Strength Basics

Getting stronger, fitter, and healthier by sticking to the basics. It's not rocket science, it's doing the simple stuff the right way. Strength-Basics updates every Monday, plus extra posts during the week.

Thursday, August 6, 2009

Training Terminology: Deload

You'll sometimes see a workout including a "deload" or "back off." You might hear of one having a "light week."

A deload is a planned reduction in the volume or intensity of your workout. This is in order to allow your body to recovery from heavier training earlier without going so long between training sessions that you begin to de-train and lose some of your gains.

Why do I want to do this? Can’t I just work hard week after week? Taking a deload allows the body to recover without de-training. It helps prevent you from overtraining.
Taking a regular deload, or otherwise cycling the intensity of your workout (see Bill Starr 5 x 5, below) allows you to train steadily for a long time. If you don’t, you will eventually plateau and be unable to progress through harder training. You may get injured from pushing too hard too long, as well. A deload acts as a safe way to let the body get ready for more heavy training without the effects a total layoff can have on your progress. Remember, the goal is steady progress.

How do I do it? There are many ways to deload. So many, in fact, Eric Cressey wrote an e-book on the subject! But generally, you reduce either the volume or the intensity of your workout to about 50-60% for a number of workouts - usually one week, if you are using a weekly rotation of exercises.

If you deload volume, you keep the same weights you'd use but reduce the number of reps. For example, if you do 3 sets of 5 squats at 225 pounds (100% intensity), a 60% deload would be 3 sets of 3 (5 x 0.6) at 225 pounds.

If you deload intensity, you keep the volume but lower the weights you use. Using the same example, 3 x 5 x 225 would become 3 x 5 x 135 pounds (225 x 0.6).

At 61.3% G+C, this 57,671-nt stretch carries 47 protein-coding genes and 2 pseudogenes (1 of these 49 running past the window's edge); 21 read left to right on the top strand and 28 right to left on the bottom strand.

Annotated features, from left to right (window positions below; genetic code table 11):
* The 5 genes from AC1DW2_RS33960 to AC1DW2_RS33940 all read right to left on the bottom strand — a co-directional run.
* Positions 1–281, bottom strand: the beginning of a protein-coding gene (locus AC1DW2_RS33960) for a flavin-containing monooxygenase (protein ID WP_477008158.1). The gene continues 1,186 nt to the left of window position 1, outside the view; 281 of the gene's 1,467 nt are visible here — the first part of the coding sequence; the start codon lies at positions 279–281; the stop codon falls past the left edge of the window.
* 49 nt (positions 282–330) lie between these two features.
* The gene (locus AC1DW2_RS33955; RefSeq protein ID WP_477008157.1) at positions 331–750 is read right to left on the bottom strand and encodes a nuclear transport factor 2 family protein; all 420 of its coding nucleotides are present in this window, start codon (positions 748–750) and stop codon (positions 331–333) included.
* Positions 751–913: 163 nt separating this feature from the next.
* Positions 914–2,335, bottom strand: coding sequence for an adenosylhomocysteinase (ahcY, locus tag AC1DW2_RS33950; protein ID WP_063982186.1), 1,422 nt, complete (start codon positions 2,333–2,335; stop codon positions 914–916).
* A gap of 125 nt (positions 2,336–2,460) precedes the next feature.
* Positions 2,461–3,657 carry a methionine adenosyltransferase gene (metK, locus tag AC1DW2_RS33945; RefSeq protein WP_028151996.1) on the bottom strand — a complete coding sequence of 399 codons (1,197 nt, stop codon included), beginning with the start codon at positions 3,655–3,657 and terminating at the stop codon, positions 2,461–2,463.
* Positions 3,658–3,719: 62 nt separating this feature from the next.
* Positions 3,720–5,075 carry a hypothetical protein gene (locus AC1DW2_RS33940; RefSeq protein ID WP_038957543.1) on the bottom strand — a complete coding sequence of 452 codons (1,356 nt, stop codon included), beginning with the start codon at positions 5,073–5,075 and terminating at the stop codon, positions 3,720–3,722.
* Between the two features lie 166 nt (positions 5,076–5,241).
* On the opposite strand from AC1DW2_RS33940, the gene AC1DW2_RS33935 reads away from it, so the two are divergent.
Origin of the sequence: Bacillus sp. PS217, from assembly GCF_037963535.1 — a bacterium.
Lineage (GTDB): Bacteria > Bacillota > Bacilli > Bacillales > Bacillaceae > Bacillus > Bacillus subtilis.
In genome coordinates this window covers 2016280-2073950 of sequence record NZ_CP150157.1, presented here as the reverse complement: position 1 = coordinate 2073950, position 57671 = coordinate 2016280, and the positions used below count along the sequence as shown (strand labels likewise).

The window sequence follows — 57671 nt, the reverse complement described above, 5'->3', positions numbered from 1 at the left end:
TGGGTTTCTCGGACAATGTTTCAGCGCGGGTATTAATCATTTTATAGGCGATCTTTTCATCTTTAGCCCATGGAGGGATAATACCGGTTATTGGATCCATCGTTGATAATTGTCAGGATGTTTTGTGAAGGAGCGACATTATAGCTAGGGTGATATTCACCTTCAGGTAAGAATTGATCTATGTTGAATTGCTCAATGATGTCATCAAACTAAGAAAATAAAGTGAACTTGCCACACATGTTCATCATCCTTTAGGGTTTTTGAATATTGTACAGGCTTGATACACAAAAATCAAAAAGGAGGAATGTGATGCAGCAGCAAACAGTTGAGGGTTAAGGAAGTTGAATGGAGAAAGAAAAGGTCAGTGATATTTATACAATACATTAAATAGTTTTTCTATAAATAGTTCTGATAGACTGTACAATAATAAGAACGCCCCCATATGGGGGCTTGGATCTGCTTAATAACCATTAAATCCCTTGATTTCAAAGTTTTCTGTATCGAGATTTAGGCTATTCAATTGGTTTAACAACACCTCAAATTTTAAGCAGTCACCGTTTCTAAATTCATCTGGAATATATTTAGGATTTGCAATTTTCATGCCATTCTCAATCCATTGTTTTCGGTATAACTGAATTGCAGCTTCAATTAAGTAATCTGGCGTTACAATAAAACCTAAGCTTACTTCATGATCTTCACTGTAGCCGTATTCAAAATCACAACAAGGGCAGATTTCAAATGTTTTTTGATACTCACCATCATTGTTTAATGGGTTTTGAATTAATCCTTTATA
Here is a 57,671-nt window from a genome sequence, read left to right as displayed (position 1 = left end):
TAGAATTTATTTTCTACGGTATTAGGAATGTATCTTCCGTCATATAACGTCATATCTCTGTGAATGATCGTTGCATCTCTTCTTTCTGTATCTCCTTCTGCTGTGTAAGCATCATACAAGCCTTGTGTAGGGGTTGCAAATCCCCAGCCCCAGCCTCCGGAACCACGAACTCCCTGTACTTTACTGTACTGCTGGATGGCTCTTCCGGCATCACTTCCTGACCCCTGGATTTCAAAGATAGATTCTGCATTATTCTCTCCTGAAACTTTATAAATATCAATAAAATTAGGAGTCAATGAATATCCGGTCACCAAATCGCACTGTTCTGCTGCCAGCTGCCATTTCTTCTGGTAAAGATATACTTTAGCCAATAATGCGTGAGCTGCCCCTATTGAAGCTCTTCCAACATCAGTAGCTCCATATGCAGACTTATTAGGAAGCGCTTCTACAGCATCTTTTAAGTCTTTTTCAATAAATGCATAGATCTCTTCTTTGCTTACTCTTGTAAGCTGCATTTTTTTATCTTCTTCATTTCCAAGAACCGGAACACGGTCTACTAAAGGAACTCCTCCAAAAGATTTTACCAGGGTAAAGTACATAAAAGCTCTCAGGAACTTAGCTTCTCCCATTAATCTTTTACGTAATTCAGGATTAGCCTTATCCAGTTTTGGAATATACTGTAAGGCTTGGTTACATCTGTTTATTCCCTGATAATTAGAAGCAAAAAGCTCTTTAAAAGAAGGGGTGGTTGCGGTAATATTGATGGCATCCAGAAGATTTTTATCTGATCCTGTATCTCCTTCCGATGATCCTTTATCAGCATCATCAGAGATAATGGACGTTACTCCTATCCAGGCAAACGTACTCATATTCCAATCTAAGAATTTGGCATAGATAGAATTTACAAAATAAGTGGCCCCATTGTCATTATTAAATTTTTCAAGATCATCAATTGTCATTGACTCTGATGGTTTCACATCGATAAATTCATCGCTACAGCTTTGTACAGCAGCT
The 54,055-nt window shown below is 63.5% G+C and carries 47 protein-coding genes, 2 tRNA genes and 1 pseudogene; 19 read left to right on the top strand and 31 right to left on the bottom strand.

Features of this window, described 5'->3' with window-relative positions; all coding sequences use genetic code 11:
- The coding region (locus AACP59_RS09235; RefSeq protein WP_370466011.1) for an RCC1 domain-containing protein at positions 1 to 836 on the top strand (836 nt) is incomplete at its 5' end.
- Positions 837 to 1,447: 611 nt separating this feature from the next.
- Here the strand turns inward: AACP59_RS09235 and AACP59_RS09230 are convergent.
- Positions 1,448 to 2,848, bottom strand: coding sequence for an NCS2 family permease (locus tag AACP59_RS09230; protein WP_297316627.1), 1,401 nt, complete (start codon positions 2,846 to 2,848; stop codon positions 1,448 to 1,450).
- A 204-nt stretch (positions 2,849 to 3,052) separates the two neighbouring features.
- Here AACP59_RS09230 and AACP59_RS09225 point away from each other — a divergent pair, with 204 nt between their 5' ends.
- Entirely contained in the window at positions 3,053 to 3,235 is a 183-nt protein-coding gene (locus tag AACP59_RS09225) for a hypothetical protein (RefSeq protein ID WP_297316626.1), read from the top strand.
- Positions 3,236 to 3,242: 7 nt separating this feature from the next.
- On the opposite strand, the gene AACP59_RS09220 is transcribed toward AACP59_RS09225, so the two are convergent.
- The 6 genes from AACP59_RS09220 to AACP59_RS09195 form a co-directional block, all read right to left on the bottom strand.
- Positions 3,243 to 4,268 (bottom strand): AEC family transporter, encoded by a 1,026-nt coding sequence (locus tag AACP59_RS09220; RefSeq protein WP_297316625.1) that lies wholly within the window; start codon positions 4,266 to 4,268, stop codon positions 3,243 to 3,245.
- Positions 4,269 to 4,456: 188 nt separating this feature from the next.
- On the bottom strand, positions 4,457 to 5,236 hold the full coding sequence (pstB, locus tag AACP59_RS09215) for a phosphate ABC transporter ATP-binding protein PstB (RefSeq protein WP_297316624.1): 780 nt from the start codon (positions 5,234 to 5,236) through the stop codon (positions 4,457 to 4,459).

The first approach keeps your muscles working at the same intensity but you get a break; you don't have to do as much hard work. The second approach lets your muscles work less hard, but demands the same amount of work.

Where can I see this in action?

Some training plans that use deloads, and how:

Eric Cressey's "Maximum Strength" book uses 4 x 4 week cycles, each of which includes a deload week for the final week. Some exercises are dropped, the others remain at a high intensity but a very low volume.

Jim Wendler's 5/3/1 workout has a planned 1-week deload every 4th week. Unlike the earlier weeks, in which you push your final set to the limit, you just get the reps in. The volume remains the same, but the weights used as significantly lower than the three preceding weeks.

The Texas Method (detailed in Practical Programming) and Bill Starr's 5 x 5 both use deload days - you have a medium, light, and heavy day each week. You do not need weekly deloads, because you are constantly varying the load. This forces your body to work very hard, and then gets enough of a respite to recover on the light days while still training enough to keep the benefits of the heavier days before and after.

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